One of the primary arguments for 18 and not older was because that's when you can be drafted. Clearly that argument doesn't apply to women but they got the benefit as well. Also 18 is a legal adult, able to do pretty much anything without a co-signer/guardian so if the voting age was raised that would be inconsistent unless those were raised as well.

I'd sooner consider a maximum voting age (say 85 or life expectancy + n where n is probably ~5) than lowering the voting age below 18.

by Robert (guest), 21 Nov 2019 22:23
Apostolis (guest) 04 Nov 2019 14:06
in discussion Hidden / Per page discussions » The Missing Piece

In societies , there is no accurate replication mechanism. Most organizational information is either private property or implicit. For this reason, I am trying to digitize the social organization DNA. Another reason is efficiency. To easily fork and mutate organizations , in the same way we fork code.

by Apostolis (guest), 04 Nov 2019 14:06
watson (guest) 25 Oct 2019 06:31
in discussion Hidden / Per page discussions » Tiles: Report on Programmatic Code Generation

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by watson (guest), 25 Oct 2019 06:31
watson (guest) 25 Oct 2019 06:30
in discussion Hidden / Per page discussions » Tiles: Report on Programmatic Code Generation

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by watson (guest), 25 Oct 2019 06:30
Apostolis (guest) 18 Oct 2019 20:20
in discussion Hidden / Per page discussions » On Becoming Clueless

There is plenty of work that does not require intellect. In fact , knowledge-based jobs are a small percentage (3%) of total jobs. (researchers and information workers)

1. http://www.bls.gov/web/empsit/ceshighlights.pdf
2. http://data.worldbank.org/indicator/SL.TLF.TOTL.IN?locations=US

by Apostolis (guest), 18 Oct 2019 20:20
Evgenii (guest) 02 Sep 2019 10:26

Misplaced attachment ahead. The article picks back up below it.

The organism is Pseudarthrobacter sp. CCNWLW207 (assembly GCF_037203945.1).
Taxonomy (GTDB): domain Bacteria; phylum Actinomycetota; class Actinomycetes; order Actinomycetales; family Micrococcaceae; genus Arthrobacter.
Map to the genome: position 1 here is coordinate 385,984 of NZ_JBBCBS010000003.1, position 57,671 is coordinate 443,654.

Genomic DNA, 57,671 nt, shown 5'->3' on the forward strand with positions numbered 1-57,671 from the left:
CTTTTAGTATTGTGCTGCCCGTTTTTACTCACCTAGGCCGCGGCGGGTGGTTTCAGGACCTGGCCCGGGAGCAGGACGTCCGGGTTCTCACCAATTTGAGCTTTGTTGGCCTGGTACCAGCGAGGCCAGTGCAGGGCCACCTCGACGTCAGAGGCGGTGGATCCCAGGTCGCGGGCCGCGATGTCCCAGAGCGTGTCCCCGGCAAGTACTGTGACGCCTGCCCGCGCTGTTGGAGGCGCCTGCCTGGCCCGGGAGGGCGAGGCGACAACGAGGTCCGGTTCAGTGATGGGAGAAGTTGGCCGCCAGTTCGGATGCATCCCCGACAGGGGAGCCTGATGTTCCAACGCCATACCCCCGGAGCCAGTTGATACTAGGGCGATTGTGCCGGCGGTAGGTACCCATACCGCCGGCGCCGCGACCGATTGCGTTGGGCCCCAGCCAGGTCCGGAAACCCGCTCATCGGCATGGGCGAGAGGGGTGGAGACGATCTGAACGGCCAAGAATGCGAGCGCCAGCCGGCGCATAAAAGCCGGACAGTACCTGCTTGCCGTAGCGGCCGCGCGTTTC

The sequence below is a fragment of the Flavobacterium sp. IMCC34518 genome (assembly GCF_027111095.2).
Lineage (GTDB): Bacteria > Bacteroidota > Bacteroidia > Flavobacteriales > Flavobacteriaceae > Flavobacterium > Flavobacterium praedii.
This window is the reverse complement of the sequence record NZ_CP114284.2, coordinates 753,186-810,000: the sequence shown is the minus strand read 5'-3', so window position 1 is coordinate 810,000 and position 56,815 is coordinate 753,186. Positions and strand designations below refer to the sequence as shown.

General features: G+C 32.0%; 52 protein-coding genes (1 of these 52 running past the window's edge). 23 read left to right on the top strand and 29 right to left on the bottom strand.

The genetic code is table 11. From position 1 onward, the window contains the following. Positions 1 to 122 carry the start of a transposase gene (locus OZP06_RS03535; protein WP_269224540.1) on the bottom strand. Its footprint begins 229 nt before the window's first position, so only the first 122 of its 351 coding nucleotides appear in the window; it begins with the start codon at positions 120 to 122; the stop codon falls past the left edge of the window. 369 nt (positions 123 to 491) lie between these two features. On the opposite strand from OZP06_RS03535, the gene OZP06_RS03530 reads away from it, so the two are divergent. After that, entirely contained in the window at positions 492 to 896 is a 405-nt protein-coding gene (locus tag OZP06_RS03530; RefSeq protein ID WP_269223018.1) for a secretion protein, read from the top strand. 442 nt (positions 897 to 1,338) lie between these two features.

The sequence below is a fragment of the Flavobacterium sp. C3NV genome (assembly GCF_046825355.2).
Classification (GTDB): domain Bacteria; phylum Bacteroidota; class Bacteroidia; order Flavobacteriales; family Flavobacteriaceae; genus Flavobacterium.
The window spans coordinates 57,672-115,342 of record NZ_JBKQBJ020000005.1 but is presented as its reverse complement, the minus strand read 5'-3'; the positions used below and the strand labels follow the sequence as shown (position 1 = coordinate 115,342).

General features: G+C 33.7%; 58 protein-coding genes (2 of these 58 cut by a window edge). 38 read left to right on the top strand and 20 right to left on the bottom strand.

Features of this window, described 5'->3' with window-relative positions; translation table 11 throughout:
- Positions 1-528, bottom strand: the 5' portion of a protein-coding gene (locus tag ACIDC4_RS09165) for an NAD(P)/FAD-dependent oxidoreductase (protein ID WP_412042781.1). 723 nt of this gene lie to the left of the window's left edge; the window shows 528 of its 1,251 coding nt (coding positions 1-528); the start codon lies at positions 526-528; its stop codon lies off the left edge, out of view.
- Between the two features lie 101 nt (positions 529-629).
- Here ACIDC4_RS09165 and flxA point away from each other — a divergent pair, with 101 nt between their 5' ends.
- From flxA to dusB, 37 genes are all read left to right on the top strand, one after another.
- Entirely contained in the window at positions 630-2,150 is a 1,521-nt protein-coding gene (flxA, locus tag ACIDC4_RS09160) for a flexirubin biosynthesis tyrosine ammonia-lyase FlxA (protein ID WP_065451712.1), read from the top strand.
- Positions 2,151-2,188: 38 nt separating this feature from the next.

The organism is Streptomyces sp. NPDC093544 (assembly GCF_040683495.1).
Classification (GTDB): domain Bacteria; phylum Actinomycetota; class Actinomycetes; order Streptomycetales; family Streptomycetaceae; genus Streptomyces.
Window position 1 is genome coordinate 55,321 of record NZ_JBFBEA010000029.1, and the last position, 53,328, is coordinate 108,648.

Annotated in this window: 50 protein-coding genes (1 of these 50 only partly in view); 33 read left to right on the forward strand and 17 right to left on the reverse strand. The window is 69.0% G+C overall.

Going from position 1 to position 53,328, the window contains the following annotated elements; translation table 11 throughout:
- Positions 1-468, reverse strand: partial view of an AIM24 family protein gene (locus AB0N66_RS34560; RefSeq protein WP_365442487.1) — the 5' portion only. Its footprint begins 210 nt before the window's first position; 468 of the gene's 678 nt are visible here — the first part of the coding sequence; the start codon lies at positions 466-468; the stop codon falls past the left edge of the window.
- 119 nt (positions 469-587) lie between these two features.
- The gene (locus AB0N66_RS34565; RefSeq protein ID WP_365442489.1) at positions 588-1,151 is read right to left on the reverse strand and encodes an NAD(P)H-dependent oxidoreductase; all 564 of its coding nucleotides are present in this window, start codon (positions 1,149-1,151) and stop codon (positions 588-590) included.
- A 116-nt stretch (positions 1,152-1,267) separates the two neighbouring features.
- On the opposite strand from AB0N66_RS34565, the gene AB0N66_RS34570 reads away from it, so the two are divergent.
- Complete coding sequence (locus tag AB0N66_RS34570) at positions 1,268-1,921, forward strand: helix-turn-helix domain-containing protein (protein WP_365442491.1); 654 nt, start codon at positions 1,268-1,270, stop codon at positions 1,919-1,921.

in discussion Hidden / Per page discussions » Anti-social Punishment

Hi all!

I want to add to a previous comment with a joke about farmers and cows.

There is a joking saying in Ukraine and Russia, that happiness is not when you bought a cow, but when your neigbour`s cow died. : )

by Evgenii (guest), 02 Sep 2019 10:26
Dorkus Malorkus (guest) 13 Aug 2019 02:32
in discussion Hidden / Per page discussions » Linguistics and Programming Languages

In Python (3.7), " if not foo == 'A' or 'X' " will return True no matter what the value of foo is (if any).

This is because the condition (foo == 'A'), as well as ('X') respectively, are evaluated separately (and in turn).

All it takes for an OR clause to pass in Python is a single True somewhere along the road during short-circuit evaluation (see the wikipedia article on 'short-circuit evaluation').

by Dorkus Malorkus (guest), 13 Aug 2019 02:32
Yuriy (guest) 11 Aug 2019 14:22
in discussion Hidden / Per page discussions » Hard Things in Computer Science: Naming things

This is a good example of context-specific semantics. You only understand what it is because it's so common within the context of OOP. If it weren't for GoF and the popularization of "Design Patterns" due to them, you would have pretty much no idea of what a "Factory" is. So we need a common framework in which we think about the things, and consequently name these things. OOP design patterns is an example of such a framework. Obviously such an approach has vast advantages but can be quite limiting, especially when not thought out carefully.

by Yuriy (guest), 11 Aug 2019 14:22